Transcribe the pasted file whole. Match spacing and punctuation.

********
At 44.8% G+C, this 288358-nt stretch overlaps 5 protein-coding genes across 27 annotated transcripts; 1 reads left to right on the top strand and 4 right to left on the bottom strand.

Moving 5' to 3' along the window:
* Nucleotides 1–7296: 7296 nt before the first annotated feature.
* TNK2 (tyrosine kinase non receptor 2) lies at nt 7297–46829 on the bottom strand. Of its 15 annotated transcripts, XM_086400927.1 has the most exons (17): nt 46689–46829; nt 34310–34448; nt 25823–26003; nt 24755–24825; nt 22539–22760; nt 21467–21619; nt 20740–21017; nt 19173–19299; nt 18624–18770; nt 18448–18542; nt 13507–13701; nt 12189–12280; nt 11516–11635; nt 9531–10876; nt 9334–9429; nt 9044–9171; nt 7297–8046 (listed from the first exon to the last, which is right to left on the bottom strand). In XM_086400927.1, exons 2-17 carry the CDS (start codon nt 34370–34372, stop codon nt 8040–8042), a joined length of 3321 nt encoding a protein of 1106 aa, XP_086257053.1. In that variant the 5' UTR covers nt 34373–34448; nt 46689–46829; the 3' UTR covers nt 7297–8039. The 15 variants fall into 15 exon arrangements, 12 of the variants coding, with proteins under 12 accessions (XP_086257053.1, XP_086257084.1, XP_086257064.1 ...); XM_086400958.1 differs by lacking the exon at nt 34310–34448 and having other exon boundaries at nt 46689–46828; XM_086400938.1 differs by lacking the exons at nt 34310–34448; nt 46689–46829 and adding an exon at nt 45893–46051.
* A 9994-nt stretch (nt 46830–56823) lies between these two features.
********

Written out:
At 44.8% G+C, this 288358-nt stretch overlaps 5 protein-coding genes across 27 annotated transcripts; 1 reads left to right on the top strand and 4 right to left on the bottom strand.

Moving 5' to 3' along the window:
* Nucleotides 1–7296: 7296 nt before the first annotated feature.
* TNK2 (tyrosine kinase non receptor 2) lies at nt 7297–46829 on the bottom strand. Of its 15 annotated transcripts, XM_086400927.1 has the most exons (17): nt 46689–46829; nt 34310–34448; nt 25823–26003; nt 24755–24825; nt 22539–22760; nt 21467–21619; nt 20740–21017; nt 19173–19299; nt 18624–18770; nt 18448–18542; nt 13507–13701; nt 12189–12280; nt 11516–11635; nt 9531–10876; nt 9334–9429; nt 9044–9171; nt 7297–8046 (listed from the first exon to the last, which is right to left on the bottom strand). In XM_086400927.1, exons 2-17 carry the CDS (start codon nt 34370–34372, stop codon nt 8040–8042), a joined length of 3321 nt encoding a protein of 1106 aa, XP_086257053.1. In that variant the 5' UTR covers nt 34373–34448; nt 46689–46829; the 3' UTR covers nt 7297–8039. The 15 variants fall into 15 exon arrangements, 12 of the variants coding, with proteins under 12 accessions (XP_086257053.1, XP_086257084.1, XP_086257064.1 ...); XM_086400958.1 differs by lacking the exon at nt 34310–34448 and having other exon boundaries at nt 46689–46828; XM_086400938.1 differs by lacking the exons at nt 34310–34448; nt 46689–46829 and adding an exon at nt 45893–46051.
* A 9994-nt stretch (nt 46830–56823) lies between these two features.